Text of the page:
Leyens received the “Adjunct Professor” award for his cooperation with RMIT University with respect to additive manufacturing. In Australia, the term is used as an honorary title for external scientists who are closely associated with a university. In recent years, the materials expert and his teams at the Fraunhofer IWS and TU Dresden have succeeded in setting internationally visible priorities and establishing additive manufacturing as a beacon of science in Dresden. In the Additive Manufacturing Center Dresden (AMCD), operated by Fraunhofer IWS and TU Dresden as a joint expertise center, the scientists interdisciplinarily research and develop material and process solutions for innovative products in order to realize applications in aerospace, energy and medical technology, tools and mechanical engineering as well as automotive technology. With AGENT-3D, AMCD experts also coordinate one of the largest European research projects on additive manufacturing. Together with 120 network partners, this rapidly growing field of technology is being developed into an industrial production process.
Basis for intercontinental research transfer created
“I am delighted to receive this award from RMIT University,” says Leyens, “it will further strengthen our international relations with Australia. Sharing of experience among brains is essential in science.” As adjunct professor, Leyens supervises for example doctoral students researching in joint doctoral projects at RMIT University and thereby also gain access to research equipment and expertise knowledge from Dresden not available at their own location. In exchange, Dresden scientists will have a simple opportunity for research stays in Melbourne. The great distance between Germany and Australia is only of secondary importance in the cooperation of scientists. “The experts in additive manufacturing meet at conferences all over the world, whether in Dresden for our own ISAM 2019 conference, which we have just held very successfully, or in the USA, China or Singapore,” the materials scientist from Dresden describes the many occasions for personal meetings. Already in June Leyens travels back to Australia in order to give a lecture on the developments of additive manufacturing in Europe at an international conference in Melbourne during a plenary lecture. He will particularly emphasize the intensive industrial cooperation and the university and non-university research in Germany. These are the cornerstones for the success of German companies in the highly competitive international market.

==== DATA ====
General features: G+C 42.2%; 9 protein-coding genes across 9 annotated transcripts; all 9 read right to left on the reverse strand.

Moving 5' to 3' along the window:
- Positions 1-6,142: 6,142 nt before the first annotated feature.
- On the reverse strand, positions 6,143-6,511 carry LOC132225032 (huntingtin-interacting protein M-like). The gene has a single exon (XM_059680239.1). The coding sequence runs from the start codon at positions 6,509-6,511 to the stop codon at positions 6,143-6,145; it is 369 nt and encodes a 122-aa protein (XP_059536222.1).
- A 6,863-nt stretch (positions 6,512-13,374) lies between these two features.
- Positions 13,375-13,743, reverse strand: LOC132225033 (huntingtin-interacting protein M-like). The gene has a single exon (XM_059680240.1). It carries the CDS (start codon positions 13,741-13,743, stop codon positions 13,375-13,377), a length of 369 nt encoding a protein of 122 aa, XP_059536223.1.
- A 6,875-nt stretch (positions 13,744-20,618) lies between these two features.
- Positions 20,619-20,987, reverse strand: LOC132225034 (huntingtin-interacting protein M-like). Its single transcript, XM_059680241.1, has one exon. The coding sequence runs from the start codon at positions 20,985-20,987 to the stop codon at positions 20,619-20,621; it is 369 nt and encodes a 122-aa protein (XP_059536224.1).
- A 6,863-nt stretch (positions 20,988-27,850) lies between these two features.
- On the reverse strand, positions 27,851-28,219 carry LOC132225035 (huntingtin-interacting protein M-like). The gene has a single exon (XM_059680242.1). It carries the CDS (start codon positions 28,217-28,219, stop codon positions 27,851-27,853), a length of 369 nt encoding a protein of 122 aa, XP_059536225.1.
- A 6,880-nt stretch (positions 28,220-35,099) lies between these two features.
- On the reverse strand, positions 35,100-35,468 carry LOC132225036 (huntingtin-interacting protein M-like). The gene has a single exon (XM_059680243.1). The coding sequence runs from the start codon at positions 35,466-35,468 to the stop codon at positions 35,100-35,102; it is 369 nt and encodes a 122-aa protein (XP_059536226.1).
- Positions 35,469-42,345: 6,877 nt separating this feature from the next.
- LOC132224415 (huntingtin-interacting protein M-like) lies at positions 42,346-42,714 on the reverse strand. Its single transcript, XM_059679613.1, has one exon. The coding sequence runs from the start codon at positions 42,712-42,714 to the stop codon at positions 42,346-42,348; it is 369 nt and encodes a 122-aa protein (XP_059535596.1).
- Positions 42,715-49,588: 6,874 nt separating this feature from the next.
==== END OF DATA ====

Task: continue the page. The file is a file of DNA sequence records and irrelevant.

About RMIT University and Centre for Additive Manufacturing, Melbourne, Australia
RMIT is a global university of technology, design and enterprise. One of Australia's original tertiary institutions, RMIT University enjoys an international reputation for excellence in professional and vocational education, applied research, and engagement with the needs of industry and the community. RMIT University is committed to high impact interdisciplinary research which is highly aligned with that of Fraunhofer IWS. The research on additive manufacturing is delivered through the RMIT Centre for Additive Manufacturing which was established in 2014 to focus upon the new and emerging field of digital additive manufacturing to research and develop new products and processes based on this technology, train future industry and academic leaders in this area and open new horizons for additive manufacturing globally. It is a world-leading research platform in 3D printing, with six professors, four associate professors, three senior lecturers, one ARC Future Fellow, two ARC DECRA fellows and 22 PhD students. A key focus of the Centre research is additive manufacturing of components in advanced materials such as high performance metals, plastics and composites, by moving from the “rapid prototyping” domain to full-scale, production of customised functional final products and parts, directly from design without the need for tooling in the critical path. Targeted industry sectors include biomedical devices, aerospace, defence and mining. The Centre, working closely with Anatomics Pty. Ltd, successfully created Australia’s first 3D printed vertebral cage titanium implant in 2015 for a patient with severe back pain.